MicroRNAs (miRs) are a new class of small non-coding RNAs that may regulate up to 30% of human genes. miRs are involved in a myriad of cellular processes: proliferation, differentiation, apoptosis and responses to stress, and were shown to be involved in normal cholangiocyte physiology as well as in cholangiocarcinomas (CCA). CCAs are cancers arising from the biliary tract. They are the 2nd most common primary hepatobiliary cancers in the United States, and their incidence is increasing globally. The survival of patients with CCA is dismal, usually measured in months. Our preliminary studies in cholangiocytes identified one hundred and thirty two miR species with differential expression in cholangiocytes vs. neoplastic cholangiocytes. We hypothesize that among these miRs, there are several miR species that have an etiologic role in neoplasia formation and homeostasis. Furthermore, we hypothesize that these miRs have important role in the normal cholangiocyte homeostasis, regulating cell cycle progression, proliferation and/or apoptosis. In the current application, we propose a step- wise approach to identify miRs with phenotypic impact, followed by careful characterization of their function. Specifically, we propose to: 1. Identify 4 miRs that have a phenotypic impact on cholangiocytes in vitro (Aim 1). We will select miR species that have similar phenotypic impact on human (Aim 1a) and murine (Aim 1b) cell lines. The reason for this restriction is that we plan on using the SMAD4/PTEN murine model of cholangiocarcinoma for our in vivo studies. Next, we propose to 2. Further validate the in vitro phenotypic action of the candidate miRs through in vivo studies (Aim 2). By applying a step-wise algorithm, we plan on verifying the miR action in a xenograft model (Aim 2a) and then to further study the miRs with phenotypic impact in a liver-specific SMAD4/PTEN-deleted murine model of CCA. At the conclusion of Aims 1 and 2, we will have identified 4 miR species with phenotypic impact (cell cycle, proliferation, apoptosis) on cholangiocytes in vitro and in vivo. These miR species are very likely to be involved in normal cholangiocyte cellular processes as well as altered as cholangiocytes become neoplastic. Finally, we propose to 3. Identify mechanism of action for miR species identified in Aim 1 and confirmed in Aim 2 (Aim 3). We will identify mRNA and protein targets for these miRs as well as explore the pathways connecting these miRs to their mRNA targets. I believe that through funding this application and execution of the proposed experiments, several goals will be met: 1. my training in molecular biology will be perfected with the final goal of contributing to my independence as principal investigator;2. the current understanding of the normal physiology of cholangiocytes as well as the neoplastic transformation will be advanced. Ultimately, I am hopeful that through the findings of this project, we will make significant progress towards understanding how and why inflammatory conditions of the biliary tree, such as Primary Sclerosing Cholangitis, progress to neoplasia.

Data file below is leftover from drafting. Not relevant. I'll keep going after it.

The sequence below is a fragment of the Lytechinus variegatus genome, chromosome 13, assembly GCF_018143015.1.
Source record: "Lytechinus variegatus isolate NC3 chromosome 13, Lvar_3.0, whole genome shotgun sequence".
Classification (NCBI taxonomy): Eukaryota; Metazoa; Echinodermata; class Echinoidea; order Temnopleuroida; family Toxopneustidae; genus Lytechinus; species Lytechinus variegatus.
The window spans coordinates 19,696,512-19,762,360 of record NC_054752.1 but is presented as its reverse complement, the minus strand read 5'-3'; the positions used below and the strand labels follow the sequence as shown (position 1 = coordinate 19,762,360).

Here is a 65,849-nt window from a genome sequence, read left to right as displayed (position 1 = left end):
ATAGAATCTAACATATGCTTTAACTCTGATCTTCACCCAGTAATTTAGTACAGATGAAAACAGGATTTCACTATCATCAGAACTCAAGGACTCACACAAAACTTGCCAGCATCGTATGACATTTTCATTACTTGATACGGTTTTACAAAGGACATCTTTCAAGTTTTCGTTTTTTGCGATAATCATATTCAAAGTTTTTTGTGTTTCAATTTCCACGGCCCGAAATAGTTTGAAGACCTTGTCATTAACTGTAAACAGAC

Our preliminary studies in cholangiocytes identified 4 microRNA species with profound effects on cell growth, cell cycle progression and apoptosis in vitro. In the current study, we propose to further dissect the effects of these microRNAs on cholangiocytes in vitro, as well as testing their effects in vivo. Finally, we aim at uncovering the mechanistic links between these microRNAs and known normal or neoplastic pathways in cholangiocytes, with the final purpose of better understanding the normal physiology of cholangiocytes as well as the neoplastic transformation.
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